The animation style is really cool. Animation inspiration?
We reference a ton of traditional animation. Disney and Bluth. A lot of Pixar and DreamWorks stuff too. With games it definitely falls between Jak and Daxter and Ratchet and Clank. We want our characters to live and be expressive with huge personalities.
Most of our animators are traditionally trained. So you see a lot of pose to pose and squash and stretch in our work. I think studio wide we have a love for traditional animated features. We pull a lot of our philosophies from that medium that goes beyond animation and into prop, character and environment design.
Is any of the secondary animation simulated dynamically? Long hair, tails, flags, etc. Or is it all keyframed? How do you handle animation transitions?
Most of it is keyframed. We tried some simulated techniques and physics based stuff but it never looked right. Our animators insisted it be keyframed, even at the expense of their own time and sanity!
For some of our environmental stuff we'll rig it to utilize our wind system, so a lot of our flags and plants are more dynamic. Some flags need a little boost so we'll mix the two.
With transitions we'll either blend between start and end frames or if that isn't working we'll ask the engineers to add a blend state that we keyframe.
Our animators really push their craft. They always go the extra mile. It's all about making that tactile feel of controlling the character a pleasant experience. That Joy of Movement stuff is really important and often overlooked in an MMO.
When you jump in our game, it feels snappy. Again, it's all about making the player's experience an enjoyable one, not just honing our craft.
How did you approach your player-character customization system?
The most important aspect of customization is giving the player the freedom to express themselves. That can be tricky when, at the same time, you are trying to preserve the game style and quality. If you give them the means, players will make the most god awful characters.
There is also an expectation of a certain number of customization options. Too little and people will feel like something I missing. So you have to look at the landscape of what everyone else is doing and see how that fits within your vision.
We definitely have the basics: face and hair styles, hair and skin colors, etc.. Then we try to add in something unique to each race. Ear types for Aurin, horns for Draken, robo-parts for Mechari - this gives everyone a signature set to play around with.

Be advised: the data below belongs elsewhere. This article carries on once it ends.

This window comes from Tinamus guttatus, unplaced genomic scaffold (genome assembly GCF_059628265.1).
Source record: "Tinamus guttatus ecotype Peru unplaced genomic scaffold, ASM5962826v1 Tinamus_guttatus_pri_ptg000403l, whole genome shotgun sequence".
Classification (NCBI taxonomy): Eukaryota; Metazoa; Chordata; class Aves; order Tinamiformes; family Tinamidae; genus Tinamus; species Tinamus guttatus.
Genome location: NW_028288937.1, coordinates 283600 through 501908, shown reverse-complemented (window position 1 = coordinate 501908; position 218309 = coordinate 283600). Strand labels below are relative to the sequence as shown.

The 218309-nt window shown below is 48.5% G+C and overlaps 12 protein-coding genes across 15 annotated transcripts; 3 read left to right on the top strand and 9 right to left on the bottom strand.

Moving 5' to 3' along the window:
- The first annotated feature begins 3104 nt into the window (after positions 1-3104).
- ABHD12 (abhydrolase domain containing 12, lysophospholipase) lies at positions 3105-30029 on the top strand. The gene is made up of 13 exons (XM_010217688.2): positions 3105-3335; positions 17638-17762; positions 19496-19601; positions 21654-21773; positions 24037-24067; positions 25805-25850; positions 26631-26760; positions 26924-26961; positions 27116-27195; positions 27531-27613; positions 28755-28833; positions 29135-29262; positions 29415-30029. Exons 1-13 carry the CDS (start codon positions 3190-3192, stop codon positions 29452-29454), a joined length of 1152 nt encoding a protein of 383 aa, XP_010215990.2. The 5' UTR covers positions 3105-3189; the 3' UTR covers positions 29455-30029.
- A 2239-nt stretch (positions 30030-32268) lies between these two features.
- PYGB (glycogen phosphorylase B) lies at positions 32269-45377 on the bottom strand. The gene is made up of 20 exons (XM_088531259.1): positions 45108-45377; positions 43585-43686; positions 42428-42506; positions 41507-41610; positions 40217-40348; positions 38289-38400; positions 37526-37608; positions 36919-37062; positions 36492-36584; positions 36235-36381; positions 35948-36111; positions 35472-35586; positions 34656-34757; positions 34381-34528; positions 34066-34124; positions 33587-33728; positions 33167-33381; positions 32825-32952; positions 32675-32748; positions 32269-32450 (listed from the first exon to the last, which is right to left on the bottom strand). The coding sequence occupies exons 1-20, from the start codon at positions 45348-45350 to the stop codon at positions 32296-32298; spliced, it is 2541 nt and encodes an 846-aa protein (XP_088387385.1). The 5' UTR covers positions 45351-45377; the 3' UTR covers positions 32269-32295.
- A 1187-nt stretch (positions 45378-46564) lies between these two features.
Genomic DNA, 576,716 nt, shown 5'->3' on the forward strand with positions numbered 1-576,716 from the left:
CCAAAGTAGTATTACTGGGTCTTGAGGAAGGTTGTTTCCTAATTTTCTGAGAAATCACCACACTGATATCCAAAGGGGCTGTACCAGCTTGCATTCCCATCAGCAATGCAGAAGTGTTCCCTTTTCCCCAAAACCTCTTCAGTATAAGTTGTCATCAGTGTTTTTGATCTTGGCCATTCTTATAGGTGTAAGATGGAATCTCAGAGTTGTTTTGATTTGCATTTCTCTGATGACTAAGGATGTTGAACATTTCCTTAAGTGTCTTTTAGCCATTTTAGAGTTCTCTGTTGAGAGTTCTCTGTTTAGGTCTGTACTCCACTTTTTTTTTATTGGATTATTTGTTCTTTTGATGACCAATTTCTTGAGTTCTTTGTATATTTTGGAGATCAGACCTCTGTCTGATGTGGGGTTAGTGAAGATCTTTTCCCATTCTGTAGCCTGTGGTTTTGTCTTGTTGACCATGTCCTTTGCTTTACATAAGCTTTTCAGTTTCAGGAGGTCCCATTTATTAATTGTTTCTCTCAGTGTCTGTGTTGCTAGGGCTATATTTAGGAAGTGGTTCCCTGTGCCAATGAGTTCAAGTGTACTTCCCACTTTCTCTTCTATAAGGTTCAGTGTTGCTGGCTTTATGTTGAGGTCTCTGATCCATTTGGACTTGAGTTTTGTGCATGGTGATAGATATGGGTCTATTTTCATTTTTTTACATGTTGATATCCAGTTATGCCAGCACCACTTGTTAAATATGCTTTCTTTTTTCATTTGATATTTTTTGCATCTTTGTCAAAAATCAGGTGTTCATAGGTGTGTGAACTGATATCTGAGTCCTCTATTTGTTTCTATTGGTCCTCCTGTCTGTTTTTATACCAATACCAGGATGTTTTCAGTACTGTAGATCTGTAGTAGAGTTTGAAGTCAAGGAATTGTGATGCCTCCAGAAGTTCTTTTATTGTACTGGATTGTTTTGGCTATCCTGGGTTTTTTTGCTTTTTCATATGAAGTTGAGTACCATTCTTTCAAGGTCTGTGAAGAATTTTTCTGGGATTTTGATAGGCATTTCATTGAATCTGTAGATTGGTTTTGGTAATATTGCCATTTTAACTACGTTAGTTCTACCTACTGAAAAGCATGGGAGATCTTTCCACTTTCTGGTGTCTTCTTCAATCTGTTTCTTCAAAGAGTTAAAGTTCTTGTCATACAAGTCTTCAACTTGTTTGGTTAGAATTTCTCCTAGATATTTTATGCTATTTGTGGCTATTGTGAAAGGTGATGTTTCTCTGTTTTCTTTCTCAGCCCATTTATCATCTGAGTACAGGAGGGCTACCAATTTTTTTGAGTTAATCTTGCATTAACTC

For advanced customization we offer bone sliders. One of the things we did differently is give a set of faces with unique features for the player to start with. Often games will try a one fits all approach when it comes to bone sliders. With our way, we can preserve some of the extremely unique shapes of features like the nose, eyes, and chin then allow the player to adjust them how they see fit.
The best example I have of this are with the Mechari. One of the faces has one eye instead of the traditional two. It would be impossible to make a rig that converts two eyes into one, while maintaining some kind of artistic quality. So the player can pick that face and adjust the size and placement of that eye. This method allowed us to be a little less restrictive with our designs.
Did any Easter eggs slip in? Should we be on the lookout for a greentooth or two (hint, hint)?!
Although I'm sure a lot of stuff has been put in by the team, we try to limit that kind of thing in Wildstar. WoW does a lot of parodies with pop culture and while it's fun and has an audience, we want to challenge our team to make stuff that belongs in our world.
When you add a lot of pop culture references it dates your game. You have to think about people who may be playing 5-10 years from now. Will they get the reference? It’s hard to say.
So usually I like to have the team use recognizable archetypes and make sure they aren't referencing anything too specific. So you probably aren't going to find an X-wing, Malcolm Reynolds, or Greentooth anywhere in our game. Sorry folks! I know it’s a popular thing to do nowadays, but I'd rather make WildStar its own thing and have people reference our game instead!
Like I said, there's probably some stuff snuck in there, it's almost impossible to police every minute detail. So don't call me out if you find a thing or two!
Many many thanks to Matt and the team at Carbine Studios for taking the time to share their workflow and art with us! And a special shout out to Troy Hewitt, Community Director/Producer at Carbine, for helping to make this all happen.
Hop into our discussion on the forums here!